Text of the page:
An elderly, flexible, and athletic man becomes frustrated due to his liver deficiency and decides to embark on a murderous and amoral crusade against those with healthy livers, whilst showing off his athleticism by traversing through building air-ducts.
Tooms, having just watched Stephen King’s It.
When Scully hears about this from her ambitious former friend (AFF), she informs her preposterous current friend, Mulder, about the happenings. AFF mocks Mulder about his belief system, clearly violating the FBI’s ethics training. This doesn’t stop Mulder from finding a distorted fingerprint on the air vent, which Mulder immediately deems a trait of a mutant. Not realizing how overwhelmingly stupid he sounds to his rational partner, he then casually mentions that he also believes this mutant was responsible for hate crimes of individuals with livers thirty and sixty years ago. Scully, having heard enough about the paranormal in the past few weeks, rejects these notions as the ravings of a madman.
Instead, having been peer pressured by AFF, she abandons Mulder and puts together an incredibly rudimentary and bush-league psych profile that incites a preposterous level of group-think. Scully says “the killer most likely is as average as can be and might go back to a previous kill site.” The Senior FBI agents are floored by this insight and decide to stake out five locations with multiple FBI agents because the FBI’s budget is such that they are willing to pay overtime to about 20 FBI agents to sit around based on the flimsy lead of a consultant who doesn’t actually work homicide or have a psych degree.
Poor budgeting aside, Mulder is not involved in said stakeout but feels the need to randomly throw on some jeans, grab a bag of sunflower seeds, and start running laps around the garage Scully is monitoring. No doubt he wants to be in tip top shape should he run into the athletic killer. As his workout regime intensifies, he happens on an animal control worker skulking around in the air-ducts. Despite appearing to have no athleticism, he is brought in for questioning.
During questioning, this individual, Eugene Victor Tooms, displays almost all of the telltale signs of being a sociopathic murderer but Mulder undermines the investigation by asking him about his age. The age question throws the polygraph results all out of whack, because you just never ask an old mutant his age, DAMMIT! AFF is miffed by Mulder but Scully is charmed when Mulder creepily fumbles at her chest for her giant plot device, better known as a necklace. Mulder then reels Scully in with some amazing photo-shop which shows that Tooms may in fact be more athletic than they ever anticipated.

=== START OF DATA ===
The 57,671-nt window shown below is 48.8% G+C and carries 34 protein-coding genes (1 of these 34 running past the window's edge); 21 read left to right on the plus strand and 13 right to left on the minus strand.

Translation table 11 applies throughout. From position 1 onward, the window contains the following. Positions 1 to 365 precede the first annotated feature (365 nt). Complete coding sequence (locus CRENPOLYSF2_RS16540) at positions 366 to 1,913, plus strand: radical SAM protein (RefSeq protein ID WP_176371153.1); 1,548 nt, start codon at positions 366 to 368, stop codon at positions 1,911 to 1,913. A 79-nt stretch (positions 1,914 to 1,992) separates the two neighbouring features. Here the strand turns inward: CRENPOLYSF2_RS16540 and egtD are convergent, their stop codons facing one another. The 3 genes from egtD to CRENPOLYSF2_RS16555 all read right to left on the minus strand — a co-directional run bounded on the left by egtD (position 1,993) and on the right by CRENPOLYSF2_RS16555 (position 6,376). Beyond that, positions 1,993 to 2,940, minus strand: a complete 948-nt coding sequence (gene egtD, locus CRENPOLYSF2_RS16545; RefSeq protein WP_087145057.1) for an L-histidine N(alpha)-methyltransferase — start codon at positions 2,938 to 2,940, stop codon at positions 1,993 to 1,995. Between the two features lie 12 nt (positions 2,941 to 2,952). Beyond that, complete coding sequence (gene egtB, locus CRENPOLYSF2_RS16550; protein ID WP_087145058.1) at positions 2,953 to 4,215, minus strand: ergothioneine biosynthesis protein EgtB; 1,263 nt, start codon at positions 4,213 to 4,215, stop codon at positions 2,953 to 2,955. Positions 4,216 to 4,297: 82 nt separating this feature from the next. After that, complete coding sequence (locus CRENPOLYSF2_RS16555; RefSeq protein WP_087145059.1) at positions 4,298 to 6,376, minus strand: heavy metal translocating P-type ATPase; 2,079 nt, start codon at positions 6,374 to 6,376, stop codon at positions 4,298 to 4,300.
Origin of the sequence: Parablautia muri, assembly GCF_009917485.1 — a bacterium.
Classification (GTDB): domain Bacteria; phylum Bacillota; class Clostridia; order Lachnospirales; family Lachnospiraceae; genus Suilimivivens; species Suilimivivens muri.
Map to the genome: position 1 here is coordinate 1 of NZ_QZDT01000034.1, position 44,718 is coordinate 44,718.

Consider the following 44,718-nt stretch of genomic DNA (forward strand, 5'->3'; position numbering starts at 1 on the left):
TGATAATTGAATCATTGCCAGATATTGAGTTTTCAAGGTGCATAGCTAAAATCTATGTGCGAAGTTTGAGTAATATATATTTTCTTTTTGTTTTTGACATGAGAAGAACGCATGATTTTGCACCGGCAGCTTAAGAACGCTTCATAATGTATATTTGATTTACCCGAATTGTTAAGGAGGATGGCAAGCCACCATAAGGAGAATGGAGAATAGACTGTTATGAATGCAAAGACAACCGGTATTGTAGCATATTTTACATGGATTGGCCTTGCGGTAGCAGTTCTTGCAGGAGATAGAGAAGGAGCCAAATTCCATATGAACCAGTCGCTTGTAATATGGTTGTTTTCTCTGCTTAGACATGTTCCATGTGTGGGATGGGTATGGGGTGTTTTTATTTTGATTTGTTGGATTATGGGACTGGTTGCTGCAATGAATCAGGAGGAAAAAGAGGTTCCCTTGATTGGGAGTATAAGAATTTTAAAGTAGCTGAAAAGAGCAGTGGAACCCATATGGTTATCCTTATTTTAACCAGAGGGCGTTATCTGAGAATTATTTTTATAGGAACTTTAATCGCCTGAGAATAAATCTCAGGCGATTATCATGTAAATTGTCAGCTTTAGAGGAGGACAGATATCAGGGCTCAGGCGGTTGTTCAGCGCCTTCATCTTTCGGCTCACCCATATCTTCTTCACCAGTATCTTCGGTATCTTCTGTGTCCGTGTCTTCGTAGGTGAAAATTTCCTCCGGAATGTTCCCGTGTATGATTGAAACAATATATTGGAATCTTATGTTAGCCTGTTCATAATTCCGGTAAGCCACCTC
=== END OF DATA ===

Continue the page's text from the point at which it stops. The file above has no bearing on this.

Five minutes of Tooms stuck like this were cut for pacing.
When Tooms claims another victim through athleticism and then takes a trophy to celebrate his athletic endeavors, Mulder and Scully conduct some very exciting historical research which leads them to story time with a depressed former police officer. Said police officer investigated Tooms 30 years ago but was removed from the case when he began to make tasteless remarks comparing five murders to the Holocaust. Despite being a drama queen, he gives Mulder and Scully the evidence they need to find Tooms.
Our intrepid agents arrive at Toom’s lair and search meticulously. They spot what looks like a nest covered in some unknown liquid. Mulder decides to touch the liquid before examining, smelling, analyzing, discussing, or thinking about the situation, just so that he can make a joke to try to amuse Scully. Realizing that Scully thinks him a disgusting human being, Mulder launches into a rambling diatribe about how Tooms, due to his rampant athleticism, requires regular servings of liver and more sleep than regular people.
Yeah, there is no reason to hesitate sticking your hand in here.
Unbeknownst to them, Tooms is watching them from the ceiling and inexplicably takes the plot device necklace from Scully as a preemptive trophy. Clearly his heightened athleticism has led to increased arrogance because this is the first trophy he claims prior to a kill and he chooses the competent, cautious, rational FBI agent, rather than the idiot FBI agent who would stick his head into a nest even if there were bear traps, poisonous snakes, and Xenomorphs within. Then again, maybe he chose wisely seeing as when Scully realizes she’s snagged on something and then gets free, she doesn’t bother to question why her necklace is no longer there.